Three days to go and my family has already donned five Halloween costumes for three separate pre-Halloween festivities. For a last minute girl like me, these early events mean that we are oddly, unusually ready for Halloween and I don’t have to wait until after the holiday to share our costumes with you.
Pete the Cat:
Noah settled on Pete the Cat, one of his favorite book characters, for his Halloween costume. If you don’t know Pete the Cat, check out the books, videos and songs here. I sewed ears and a tail to a blue super skin suit (which he wore backwards), then added four groovy buttons to his yellow raincoat. He was such a cute and happy Pete at his buddy’s Halloween party last weekend that I had no idea he’d soon morph into an…
As Noah set aside my Pete creation for his brother’s old astronaut costume, I decided to go along with the costume change, keeping my cool much more than when he told me he wanted to trade in last year’s homemade Frosty the Snowman costume for a new one at our supermarket’s swap.
Blue Cat versus Foil Wrapped Space Explorer: we’ll see which costume will win out on Halloween night.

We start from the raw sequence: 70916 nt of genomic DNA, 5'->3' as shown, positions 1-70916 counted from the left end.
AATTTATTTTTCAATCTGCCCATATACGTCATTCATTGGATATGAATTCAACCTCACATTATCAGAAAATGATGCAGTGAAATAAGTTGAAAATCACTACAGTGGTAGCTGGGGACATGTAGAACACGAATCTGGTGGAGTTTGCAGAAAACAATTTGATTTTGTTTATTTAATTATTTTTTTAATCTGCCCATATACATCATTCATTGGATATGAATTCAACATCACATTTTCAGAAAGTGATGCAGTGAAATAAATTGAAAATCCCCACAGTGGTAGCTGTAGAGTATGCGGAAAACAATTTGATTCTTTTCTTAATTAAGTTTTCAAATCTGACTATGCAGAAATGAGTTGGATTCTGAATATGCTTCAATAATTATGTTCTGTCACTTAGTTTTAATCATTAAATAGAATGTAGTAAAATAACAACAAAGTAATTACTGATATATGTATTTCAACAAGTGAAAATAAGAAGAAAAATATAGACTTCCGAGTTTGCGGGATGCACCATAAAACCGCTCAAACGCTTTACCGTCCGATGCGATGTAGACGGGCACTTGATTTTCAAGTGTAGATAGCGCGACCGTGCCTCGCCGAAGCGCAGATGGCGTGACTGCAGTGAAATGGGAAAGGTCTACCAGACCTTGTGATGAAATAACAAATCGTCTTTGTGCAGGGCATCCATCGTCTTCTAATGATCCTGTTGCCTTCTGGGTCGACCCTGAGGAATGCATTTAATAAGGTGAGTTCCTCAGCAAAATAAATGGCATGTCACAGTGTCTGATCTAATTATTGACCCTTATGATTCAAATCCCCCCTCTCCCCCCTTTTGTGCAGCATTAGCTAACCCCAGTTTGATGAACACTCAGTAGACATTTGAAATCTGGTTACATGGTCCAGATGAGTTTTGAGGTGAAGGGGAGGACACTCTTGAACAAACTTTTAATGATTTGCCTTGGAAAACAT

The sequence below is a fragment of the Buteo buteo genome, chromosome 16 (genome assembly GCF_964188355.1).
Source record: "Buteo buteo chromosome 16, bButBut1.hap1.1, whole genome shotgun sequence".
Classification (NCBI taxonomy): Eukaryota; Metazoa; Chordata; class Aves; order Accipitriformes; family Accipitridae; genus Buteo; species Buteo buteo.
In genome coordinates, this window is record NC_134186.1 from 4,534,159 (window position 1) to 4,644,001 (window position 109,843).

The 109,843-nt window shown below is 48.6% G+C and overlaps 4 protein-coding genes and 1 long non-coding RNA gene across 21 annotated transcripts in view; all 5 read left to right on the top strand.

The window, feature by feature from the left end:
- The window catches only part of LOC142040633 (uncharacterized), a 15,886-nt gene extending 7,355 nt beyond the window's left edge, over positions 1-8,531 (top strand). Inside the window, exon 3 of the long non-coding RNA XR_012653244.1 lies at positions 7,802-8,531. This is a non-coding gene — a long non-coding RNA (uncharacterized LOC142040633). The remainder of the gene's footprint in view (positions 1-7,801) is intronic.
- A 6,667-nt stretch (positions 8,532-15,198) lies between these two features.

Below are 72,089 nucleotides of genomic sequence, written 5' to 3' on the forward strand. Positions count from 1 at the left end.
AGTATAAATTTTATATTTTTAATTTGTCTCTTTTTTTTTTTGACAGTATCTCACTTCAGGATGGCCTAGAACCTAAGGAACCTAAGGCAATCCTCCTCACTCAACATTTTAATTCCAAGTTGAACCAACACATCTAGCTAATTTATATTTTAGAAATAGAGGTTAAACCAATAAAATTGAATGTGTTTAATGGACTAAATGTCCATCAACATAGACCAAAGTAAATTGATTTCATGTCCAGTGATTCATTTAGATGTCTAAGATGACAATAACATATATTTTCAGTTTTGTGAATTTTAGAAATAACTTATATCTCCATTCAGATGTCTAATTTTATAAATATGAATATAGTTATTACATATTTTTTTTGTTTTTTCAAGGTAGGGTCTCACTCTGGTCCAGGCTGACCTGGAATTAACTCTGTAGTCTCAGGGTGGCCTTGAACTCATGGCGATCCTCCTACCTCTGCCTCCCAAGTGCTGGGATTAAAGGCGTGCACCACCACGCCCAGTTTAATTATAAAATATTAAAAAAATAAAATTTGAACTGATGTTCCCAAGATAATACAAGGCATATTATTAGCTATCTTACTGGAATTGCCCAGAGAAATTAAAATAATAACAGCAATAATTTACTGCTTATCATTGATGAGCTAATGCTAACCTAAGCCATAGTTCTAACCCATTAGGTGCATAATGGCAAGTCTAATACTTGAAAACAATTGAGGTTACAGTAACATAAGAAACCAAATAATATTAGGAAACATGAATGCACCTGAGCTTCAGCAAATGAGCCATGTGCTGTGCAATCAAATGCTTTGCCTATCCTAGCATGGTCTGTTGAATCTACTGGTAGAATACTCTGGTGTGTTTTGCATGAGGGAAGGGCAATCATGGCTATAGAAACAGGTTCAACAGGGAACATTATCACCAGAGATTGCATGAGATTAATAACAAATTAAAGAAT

Prince William and Princess Kate
My husband often attracts attention as a Prince William lookalike. No one has ever mistaken me for Princess Kate, but we ran with it for our friend’s awesome costume/birthday bash. We could have worked a bit harder on our hair color, but we accessorized instead.
Ryan wanted to be a human Rainbow Loom, one of the hottest toys in America (and our house).
We’ve been working on this one for a few weeks. First, Ryan took careful measurements of his loom, and together, we calculated proportionate measurements to his body. We then created a prototype with cardboard and plastic cups as pegs. This was an unplanned, but excellent, math and spatial exercise for both of us.
To make wearing posterboard as comfortable as possible, we kept the dimensions small and used a 10 inch by 30 inch piece of gray posterboard, wrapped in Saran Wrap to give it a shiny plastic look. Thanks to Dad’s meticulous measuring and cutting skills, the loom came together without much trouble.
Scott used a penknife and zipties to secure 10-ounce clear Solo cups to the posterboard, in the alternating one peg/2 peg pattern of the original loom. Blue duct tape made the loom’s signature blue baseplates and doubled as straps to attach the loom to Ryan. Giant rubber bands from Staples and a cane-turned-loom hook finished the costume.
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